The Theme Of Women In The Chaser By John Collier

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In the short story, The Chaser, by John Collier, there are three areas that can be analyzed by using the feminist perspective the idea that women need to be controlled, through being overly attentive and by being jealous. The Chaser tells the story about a man, Alan Austen, who is deeply in love with a woman, Diana. But Diana does not like him at all. Actually, she seems to despise him and this is the main reason for Alan’s search for a man known for his abilities on doing magic potions. After entering the house he finds an old man sitting in a chair. The man seems to know Alan, since he says Alan’s surname and asks him to sit down. The old man is very polite all the time, as a typical businessman interested in money would be. The Chaser …show more content…
How carefully she will look after you. She will never allow you to be tired, to sit in a draught, to neglect your food. If you are an hour late, she will be terrified. She will think you are killed, or that some siren has caught you. When the old man says that Diana won’t neglect Alan and will be so jealous when he’s late he’s saying that she’ll live only for Alan’s purpose and whims, that’s a clearly evidence of a sexist position and a patriarchal ideology which considers man as superior to women. In this case, the patriarchal ideology is evident when the old man says that if Alan cheat on Diana, nothing will happen , he won’t need to worry about Diana’s opinion, once she’ll forgive him. All this sexist opinions from Alan and the old man are considered when we think that Diana would take the potion, but of course, that in real world such a thing doesn’t exist, so this position of them clearly shows their real opinions about women. The obsession and illusion of Alan. He’s obsessed with Diana and is willing to do anything to gain her love, at the same time he’s deluded about the potion the man is trying to sell to him. There are no love in this story, only a self-love of Alan and selfishness of the old man. Alan don’t fight for love, he believes that women should love him anyway. Diana is objectified in Alan’s …show more content…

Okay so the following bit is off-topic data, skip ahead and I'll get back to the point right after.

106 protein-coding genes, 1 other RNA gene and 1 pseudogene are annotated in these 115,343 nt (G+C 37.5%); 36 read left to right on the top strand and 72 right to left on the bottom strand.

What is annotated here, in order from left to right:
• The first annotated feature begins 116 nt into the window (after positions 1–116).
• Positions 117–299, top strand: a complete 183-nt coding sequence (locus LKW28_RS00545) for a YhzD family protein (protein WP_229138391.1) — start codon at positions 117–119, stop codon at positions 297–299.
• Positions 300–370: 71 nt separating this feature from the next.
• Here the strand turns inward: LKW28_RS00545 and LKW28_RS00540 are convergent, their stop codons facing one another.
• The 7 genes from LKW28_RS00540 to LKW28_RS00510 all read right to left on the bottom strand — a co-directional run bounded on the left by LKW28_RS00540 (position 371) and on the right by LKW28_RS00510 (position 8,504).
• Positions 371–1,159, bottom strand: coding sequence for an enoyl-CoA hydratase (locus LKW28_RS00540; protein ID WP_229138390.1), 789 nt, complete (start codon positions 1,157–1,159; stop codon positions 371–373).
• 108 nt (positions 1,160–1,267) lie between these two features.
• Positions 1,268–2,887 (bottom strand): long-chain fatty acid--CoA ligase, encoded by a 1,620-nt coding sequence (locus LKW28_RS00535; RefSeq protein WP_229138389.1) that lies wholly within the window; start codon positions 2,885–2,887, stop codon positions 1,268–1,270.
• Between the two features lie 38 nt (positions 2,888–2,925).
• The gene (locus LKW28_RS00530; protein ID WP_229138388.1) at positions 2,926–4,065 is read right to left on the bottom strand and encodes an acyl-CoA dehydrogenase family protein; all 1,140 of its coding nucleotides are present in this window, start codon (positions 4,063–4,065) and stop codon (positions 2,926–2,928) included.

That’s another patriarchal ideology, economically to be more precisely. The old man sold a drink for a low price, but he knew that Alan would come back and ask for the other drink, because he knew that the first one wouldn’t work, or if it did, the consequences would made Alan back to purchase the drink that could clear the things. There’s no clear evidence of a traditional gender role in the text, that is, there’s no evidence that the characters believe that women are week, emotional and or nurturing, but as they believe that a simple drink would made Diana madly fall in love with Alan, they show a believe in this gender role related to the woman’s submission, because this is no easy, even with a strong potion a person needs to be persuade to drink and the person’s mind need to be willing to believe that something different is happening in its

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